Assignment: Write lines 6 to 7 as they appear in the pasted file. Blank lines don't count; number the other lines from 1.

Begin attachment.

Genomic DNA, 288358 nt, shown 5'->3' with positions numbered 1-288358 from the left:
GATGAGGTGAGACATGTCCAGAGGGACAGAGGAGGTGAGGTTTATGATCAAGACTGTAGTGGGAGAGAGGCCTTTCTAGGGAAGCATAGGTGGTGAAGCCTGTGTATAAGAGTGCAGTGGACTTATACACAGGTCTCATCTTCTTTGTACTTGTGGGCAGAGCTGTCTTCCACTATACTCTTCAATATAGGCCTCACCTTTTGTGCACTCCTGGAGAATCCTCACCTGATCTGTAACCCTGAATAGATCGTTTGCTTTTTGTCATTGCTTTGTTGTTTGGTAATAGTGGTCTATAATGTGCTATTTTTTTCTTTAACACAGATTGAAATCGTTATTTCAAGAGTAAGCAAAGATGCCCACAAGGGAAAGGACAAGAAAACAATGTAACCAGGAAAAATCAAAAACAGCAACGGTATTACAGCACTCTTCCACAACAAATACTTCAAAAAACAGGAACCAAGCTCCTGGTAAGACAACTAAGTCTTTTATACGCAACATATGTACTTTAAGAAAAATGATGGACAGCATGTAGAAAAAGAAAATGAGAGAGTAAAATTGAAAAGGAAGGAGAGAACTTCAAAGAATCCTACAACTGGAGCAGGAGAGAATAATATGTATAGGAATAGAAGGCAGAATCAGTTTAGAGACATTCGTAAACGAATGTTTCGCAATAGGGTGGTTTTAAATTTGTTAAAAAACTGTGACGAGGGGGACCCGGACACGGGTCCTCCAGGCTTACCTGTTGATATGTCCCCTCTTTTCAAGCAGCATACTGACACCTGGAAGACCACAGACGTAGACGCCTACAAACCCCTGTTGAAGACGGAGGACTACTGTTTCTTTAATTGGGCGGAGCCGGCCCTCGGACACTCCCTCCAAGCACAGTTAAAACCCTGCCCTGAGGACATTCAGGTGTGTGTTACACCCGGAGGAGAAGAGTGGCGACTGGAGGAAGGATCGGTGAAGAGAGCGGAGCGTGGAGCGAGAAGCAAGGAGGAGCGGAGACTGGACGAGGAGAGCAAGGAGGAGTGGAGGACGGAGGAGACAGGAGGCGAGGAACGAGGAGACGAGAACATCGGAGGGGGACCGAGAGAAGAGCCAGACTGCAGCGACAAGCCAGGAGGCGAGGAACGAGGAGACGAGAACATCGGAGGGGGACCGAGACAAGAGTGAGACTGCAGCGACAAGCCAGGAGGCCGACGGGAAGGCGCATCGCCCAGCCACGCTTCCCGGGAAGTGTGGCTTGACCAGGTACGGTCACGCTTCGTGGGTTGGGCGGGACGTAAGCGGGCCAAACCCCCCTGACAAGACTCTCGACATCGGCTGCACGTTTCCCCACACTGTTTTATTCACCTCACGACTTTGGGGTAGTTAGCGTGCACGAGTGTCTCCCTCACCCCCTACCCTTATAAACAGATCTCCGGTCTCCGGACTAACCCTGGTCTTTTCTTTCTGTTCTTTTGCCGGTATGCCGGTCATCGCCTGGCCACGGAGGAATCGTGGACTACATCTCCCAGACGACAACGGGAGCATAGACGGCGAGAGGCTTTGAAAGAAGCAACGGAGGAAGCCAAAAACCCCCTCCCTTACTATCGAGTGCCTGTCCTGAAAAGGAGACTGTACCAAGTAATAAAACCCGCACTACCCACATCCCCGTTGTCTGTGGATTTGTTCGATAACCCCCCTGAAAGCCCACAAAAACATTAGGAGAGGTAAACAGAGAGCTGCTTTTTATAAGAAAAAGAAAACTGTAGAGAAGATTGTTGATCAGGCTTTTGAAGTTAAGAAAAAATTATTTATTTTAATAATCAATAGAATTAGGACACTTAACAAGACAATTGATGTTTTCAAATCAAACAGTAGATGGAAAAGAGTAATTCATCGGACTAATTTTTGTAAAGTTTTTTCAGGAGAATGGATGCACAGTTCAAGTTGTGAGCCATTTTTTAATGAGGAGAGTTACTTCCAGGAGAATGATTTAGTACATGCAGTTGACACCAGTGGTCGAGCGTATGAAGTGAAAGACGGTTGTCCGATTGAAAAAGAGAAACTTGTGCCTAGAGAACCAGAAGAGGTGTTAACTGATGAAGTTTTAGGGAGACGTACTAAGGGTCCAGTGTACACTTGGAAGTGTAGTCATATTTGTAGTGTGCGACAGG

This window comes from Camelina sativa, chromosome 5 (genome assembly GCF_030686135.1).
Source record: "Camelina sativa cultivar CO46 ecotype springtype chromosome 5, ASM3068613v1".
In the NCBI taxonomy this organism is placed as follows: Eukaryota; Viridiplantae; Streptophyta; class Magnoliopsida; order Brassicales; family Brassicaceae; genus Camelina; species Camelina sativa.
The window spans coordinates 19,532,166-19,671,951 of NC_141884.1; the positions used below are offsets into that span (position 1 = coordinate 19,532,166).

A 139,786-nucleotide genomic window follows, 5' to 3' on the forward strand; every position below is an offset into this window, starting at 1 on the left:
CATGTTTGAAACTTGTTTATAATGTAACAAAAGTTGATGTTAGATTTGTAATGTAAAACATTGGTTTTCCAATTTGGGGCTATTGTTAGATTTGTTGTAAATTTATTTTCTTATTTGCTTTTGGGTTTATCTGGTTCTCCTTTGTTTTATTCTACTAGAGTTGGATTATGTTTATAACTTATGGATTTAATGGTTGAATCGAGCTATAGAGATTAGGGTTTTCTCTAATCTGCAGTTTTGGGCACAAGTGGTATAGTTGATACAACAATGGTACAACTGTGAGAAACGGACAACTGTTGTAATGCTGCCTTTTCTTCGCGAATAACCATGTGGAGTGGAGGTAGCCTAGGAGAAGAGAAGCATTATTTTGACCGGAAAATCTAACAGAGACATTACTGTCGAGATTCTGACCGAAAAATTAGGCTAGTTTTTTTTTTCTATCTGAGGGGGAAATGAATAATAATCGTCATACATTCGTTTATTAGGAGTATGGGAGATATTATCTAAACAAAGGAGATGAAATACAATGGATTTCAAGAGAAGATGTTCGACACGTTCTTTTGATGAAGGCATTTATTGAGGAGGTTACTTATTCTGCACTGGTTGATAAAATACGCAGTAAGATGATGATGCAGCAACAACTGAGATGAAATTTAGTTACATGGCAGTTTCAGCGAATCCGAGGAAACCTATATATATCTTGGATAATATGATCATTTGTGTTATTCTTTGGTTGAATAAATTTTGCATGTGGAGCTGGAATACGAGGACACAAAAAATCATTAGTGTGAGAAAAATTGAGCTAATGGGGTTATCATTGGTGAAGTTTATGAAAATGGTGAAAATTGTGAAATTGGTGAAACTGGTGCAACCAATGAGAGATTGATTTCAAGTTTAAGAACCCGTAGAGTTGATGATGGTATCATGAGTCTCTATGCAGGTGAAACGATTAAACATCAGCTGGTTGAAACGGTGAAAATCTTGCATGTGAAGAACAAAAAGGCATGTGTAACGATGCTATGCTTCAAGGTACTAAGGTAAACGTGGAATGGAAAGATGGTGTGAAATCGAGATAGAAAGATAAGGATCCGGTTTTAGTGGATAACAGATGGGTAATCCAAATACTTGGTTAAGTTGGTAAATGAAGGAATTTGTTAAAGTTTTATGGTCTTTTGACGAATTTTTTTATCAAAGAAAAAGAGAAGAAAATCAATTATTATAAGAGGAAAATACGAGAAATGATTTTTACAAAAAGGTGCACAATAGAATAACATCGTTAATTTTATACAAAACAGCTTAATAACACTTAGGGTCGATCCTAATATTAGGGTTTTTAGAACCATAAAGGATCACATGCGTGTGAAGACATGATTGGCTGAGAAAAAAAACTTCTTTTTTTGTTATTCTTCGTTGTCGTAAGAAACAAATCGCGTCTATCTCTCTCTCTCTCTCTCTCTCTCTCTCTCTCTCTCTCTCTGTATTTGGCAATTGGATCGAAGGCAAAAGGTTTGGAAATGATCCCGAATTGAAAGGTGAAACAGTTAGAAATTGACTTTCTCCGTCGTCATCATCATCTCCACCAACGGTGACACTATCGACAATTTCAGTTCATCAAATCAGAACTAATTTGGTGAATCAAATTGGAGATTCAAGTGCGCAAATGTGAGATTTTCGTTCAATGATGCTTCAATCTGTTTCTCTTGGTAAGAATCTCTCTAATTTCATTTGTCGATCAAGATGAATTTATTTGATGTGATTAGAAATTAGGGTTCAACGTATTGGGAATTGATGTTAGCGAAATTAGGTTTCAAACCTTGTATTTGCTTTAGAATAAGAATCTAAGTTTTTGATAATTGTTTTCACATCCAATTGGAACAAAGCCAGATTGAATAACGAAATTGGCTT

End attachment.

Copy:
The window spans coordinates 19,532,166-19,671,951 of NC_141884.1; the positions used below are offsets into that span (position 1 = coordinate 19,532,166).

A 139,786-nucleotide genomic window follows, 5' to 3' on the forward strand; every position below is an offset into this window, starting at 1 on the left: